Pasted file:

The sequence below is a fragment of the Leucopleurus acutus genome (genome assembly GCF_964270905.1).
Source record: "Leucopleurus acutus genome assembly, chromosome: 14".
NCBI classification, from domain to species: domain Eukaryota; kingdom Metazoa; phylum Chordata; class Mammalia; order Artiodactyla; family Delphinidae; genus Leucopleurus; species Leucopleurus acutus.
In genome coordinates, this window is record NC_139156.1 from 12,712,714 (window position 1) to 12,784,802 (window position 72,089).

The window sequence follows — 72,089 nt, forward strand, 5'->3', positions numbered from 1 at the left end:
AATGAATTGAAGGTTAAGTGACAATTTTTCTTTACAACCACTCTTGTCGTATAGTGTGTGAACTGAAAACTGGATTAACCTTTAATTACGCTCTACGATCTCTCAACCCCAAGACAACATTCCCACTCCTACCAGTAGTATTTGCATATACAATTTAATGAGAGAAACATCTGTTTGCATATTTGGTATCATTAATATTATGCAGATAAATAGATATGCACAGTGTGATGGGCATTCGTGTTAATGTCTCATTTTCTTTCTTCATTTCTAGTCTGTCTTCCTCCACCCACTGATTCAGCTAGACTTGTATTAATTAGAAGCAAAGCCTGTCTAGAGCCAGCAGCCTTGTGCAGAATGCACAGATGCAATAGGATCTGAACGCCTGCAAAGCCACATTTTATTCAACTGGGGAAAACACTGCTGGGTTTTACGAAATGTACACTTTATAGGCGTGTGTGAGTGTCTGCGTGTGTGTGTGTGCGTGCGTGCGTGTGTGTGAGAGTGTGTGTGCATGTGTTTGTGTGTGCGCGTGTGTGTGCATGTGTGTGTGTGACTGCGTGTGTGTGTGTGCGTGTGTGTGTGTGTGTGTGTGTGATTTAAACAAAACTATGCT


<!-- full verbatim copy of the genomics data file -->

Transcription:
The sequence below is a fragment of the Leucopleurus acutus genome (genome assembly GCF_964270905.1).
Source record: "Leucopleurus acutus genome assembly, chromosome: 14".
NCBI classification, from domain to species: domain Eukaryota; kingdom Metazoa; phylum Chordata; class Mammalia; order Artiodactyla; family Delphinidae; genus Leucopleurus; species Leucopleurus acutus.
In genome coordinates, this window is record NC_139156.1 from 12,712,714 (window position 1) to 12,784,802 (window position 72,089).

The window sequence follows — 72,089 nt, forward strand, 5'->3', positions numbered from 1 at the left end:
AATGAATTGAAGGTTAAGTGACAATTTTTCTTTACAACCACTCTTGTCGTATAGTGTGTGAACTGAAAACTGGATTAACCTTTAATTACGCTCTACGATCTCTCAACCCCAAGACAACATTCCCACTCCTACCAGTAGTATTTGCATATACAATTTAATGAGAGAAACATCTGTTTGCATATTTGGTATCATTAATATTATGCAGATAAATAGATATGCACAGTGTGATGGGCATTCGTGTTAATGTCTCATTTTCTTTCTTCATTTCTAGTCTGTCTTCCTCCACCCACTGATTCAGCTAGACTTGTATTAATTAGAAGCAAAGCCTGTCTAGAGCCAGCAGCCTTGTGCAGAATGCACAGATGCAATAGGATCTGAACGCCTGCAAAGCCACATTTTATTCAACTGGGGAAAACACTGCTGGGTTTTACGAAATGTACACTTTATAGGCGTGTGTGAGTGTCTGCGTGTGTGTGTGTGCGTGCGTGCGTGTGTGTGAGAGTGTGTGTGCATGTGTTTGTGTGTGCGCGTGTGTGTGCATGTGTGTGTGTGACTGCGTGTGTGTGTGTGCGTGTGTGTGTGTGTGTGTGTGTGATTTAAACAAAACTATGCT